It was my dear husband who made the first call. Since I didn’t feel depressed, I didn’t think anyone could help. I was scared I would be told I was being crazy, or to “just stop worrying”. But the call he made changed my life. He reached out to a postpartum therapist that taught me how to breathe again. Since Kennedy wouldn’t ride in a car or let me out of her sight, my therapist came to my house once, sometimes twice, a week. We’d sit on the couch with my dogs piled on top of her, or we’d pace the house together as Kennedy insisted on constantly moving- and I’d let it all out. I spilled out every fear that was trapped inside my head, even if it seemed so irrational or silly. Despite being a social worker myself, she taught me skills that I had never applied to my life. I discovered mindfulness. I started journaling. I took up running. I made a rule that I was not allowed to google anything I was having anxiety about- instead handing that job over to my husband or emailing my doctor (you can find any answer to validate your fears if you google hard enough!). Most importantly I learned to sit with the fear, to look at it straight on. I learned not to judge myself for feeling so anxious and afraid. They were my fears, they were valid, and some days all I could do to not let them consume me was to keep breathing.
There wasn’t a day where I woke up and no longer felt any anxiety. The panic subsided by the time Kennedy turned one, but I’m still a worrier and don’t see that ever changing. There are days I know not to look at the news or hop on Facebook because I know I will be triggered. Despite those efforts, there are still times where that intense fear creeps in without explanation and takes over. But instead of being constant, it is momentary. If I find myself stuck in my head, Kennedy and I get out of the house and do something extra fun. I make sure to connect with other moms so I don’t feel so alone. I open up to my husband. I go to therapy. Kennedy and I even practice mindfulness together, because I need reminders to breath just as much as a preschooler does!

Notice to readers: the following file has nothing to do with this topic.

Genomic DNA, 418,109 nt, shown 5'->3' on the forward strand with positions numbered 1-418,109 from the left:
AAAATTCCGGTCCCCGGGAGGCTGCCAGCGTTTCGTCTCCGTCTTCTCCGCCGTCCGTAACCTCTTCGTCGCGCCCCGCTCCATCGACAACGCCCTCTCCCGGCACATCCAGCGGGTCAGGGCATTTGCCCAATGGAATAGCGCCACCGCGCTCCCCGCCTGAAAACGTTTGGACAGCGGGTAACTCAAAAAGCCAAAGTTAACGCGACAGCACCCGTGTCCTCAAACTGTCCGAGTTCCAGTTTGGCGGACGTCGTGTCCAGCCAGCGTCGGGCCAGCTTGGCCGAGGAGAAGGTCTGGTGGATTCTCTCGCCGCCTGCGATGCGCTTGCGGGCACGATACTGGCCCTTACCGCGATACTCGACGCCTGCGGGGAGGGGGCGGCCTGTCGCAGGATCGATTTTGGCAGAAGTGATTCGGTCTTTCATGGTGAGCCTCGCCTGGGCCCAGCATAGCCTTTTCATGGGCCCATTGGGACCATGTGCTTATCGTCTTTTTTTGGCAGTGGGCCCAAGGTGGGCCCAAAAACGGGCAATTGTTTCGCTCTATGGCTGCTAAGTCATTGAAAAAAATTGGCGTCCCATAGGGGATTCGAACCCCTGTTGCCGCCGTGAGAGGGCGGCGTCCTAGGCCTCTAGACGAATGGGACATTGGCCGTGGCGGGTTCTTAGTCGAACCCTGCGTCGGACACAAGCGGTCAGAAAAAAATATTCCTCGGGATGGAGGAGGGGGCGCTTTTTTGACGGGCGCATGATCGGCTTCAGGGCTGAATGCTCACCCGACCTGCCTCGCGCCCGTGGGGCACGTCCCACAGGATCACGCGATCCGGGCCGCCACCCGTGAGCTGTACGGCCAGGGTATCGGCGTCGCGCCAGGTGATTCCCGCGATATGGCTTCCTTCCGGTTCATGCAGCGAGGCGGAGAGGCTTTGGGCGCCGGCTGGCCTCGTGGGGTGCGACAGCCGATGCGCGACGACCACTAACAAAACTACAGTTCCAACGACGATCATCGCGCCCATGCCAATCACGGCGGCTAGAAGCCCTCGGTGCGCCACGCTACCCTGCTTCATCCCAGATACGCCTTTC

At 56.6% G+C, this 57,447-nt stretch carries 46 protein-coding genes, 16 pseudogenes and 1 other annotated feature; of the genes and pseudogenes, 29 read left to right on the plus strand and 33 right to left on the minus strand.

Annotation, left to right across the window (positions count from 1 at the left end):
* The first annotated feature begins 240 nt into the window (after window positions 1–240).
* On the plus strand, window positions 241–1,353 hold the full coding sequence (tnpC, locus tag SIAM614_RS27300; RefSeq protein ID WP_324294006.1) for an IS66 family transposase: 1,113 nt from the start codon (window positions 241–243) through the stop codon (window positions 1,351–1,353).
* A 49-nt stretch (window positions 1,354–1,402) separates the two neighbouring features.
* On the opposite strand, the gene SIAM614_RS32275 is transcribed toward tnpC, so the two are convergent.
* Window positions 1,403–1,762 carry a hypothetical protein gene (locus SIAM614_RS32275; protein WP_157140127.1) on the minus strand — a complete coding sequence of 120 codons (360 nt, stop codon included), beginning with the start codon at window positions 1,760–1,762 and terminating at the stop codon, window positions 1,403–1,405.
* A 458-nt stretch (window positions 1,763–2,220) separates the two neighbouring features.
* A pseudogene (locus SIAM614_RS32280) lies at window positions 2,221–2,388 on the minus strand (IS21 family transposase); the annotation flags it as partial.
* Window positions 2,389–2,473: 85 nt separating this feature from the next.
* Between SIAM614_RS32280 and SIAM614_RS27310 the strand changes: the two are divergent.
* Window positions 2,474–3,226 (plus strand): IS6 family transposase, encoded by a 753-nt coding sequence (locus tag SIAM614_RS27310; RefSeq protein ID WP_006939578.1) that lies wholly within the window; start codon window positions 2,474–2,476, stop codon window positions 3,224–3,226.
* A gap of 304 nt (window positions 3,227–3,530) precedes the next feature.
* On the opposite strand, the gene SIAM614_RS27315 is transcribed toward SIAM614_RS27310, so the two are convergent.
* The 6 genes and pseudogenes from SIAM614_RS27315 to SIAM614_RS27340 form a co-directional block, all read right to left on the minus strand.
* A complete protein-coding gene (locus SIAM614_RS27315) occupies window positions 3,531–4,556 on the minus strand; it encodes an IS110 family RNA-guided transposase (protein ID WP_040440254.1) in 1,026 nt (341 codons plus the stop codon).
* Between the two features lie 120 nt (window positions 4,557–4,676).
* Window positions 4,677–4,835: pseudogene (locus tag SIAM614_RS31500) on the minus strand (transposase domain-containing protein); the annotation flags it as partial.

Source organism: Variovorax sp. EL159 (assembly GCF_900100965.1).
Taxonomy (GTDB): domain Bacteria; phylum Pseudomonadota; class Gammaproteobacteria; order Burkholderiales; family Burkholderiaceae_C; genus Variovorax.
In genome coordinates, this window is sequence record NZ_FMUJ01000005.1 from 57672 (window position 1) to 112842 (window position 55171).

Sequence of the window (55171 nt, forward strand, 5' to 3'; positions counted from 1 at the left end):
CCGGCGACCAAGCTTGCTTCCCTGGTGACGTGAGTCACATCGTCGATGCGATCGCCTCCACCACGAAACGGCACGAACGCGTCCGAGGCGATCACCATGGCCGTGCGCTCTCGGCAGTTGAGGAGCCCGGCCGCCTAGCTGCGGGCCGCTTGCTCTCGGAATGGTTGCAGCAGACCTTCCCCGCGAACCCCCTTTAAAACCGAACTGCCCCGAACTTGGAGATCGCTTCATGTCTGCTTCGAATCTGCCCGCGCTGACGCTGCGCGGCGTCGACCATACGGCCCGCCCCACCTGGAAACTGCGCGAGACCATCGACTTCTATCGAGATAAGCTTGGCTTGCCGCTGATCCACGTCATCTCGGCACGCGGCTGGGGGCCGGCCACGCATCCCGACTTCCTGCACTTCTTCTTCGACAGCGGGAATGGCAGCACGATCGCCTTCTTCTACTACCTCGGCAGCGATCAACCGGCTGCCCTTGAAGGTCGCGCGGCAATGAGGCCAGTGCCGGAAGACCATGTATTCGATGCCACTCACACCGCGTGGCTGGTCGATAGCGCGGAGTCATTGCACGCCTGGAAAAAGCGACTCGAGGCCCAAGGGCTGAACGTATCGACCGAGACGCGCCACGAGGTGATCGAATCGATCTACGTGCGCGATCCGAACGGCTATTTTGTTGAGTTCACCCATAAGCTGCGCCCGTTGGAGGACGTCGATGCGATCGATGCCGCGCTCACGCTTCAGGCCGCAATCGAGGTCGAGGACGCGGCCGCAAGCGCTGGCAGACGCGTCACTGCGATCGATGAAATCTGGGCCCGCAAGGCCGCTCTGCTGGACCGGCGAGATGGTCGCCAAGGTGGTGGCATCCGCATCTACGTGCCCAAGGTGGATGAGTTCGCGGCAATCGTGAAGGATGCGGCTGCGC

If you are feeling any signs or symptoms of any postpartum mood disorder, reach out. Don’t stop until you find the support you deserve. You don’t have to be alone with your thoughts. Call your doctor, find a therapist, talk with your family and friends. Your feelings are not silly or invalid. There is no shame in asking for help. You are not alone and you do not have to suffer. Postpartum Anxiety consumed me, but I can now look back and see that it was part of my experience and gave me the skills I need to tackle those every day mom worries. After all, worrying is part of the job, but it doesn’t have to be the whole job.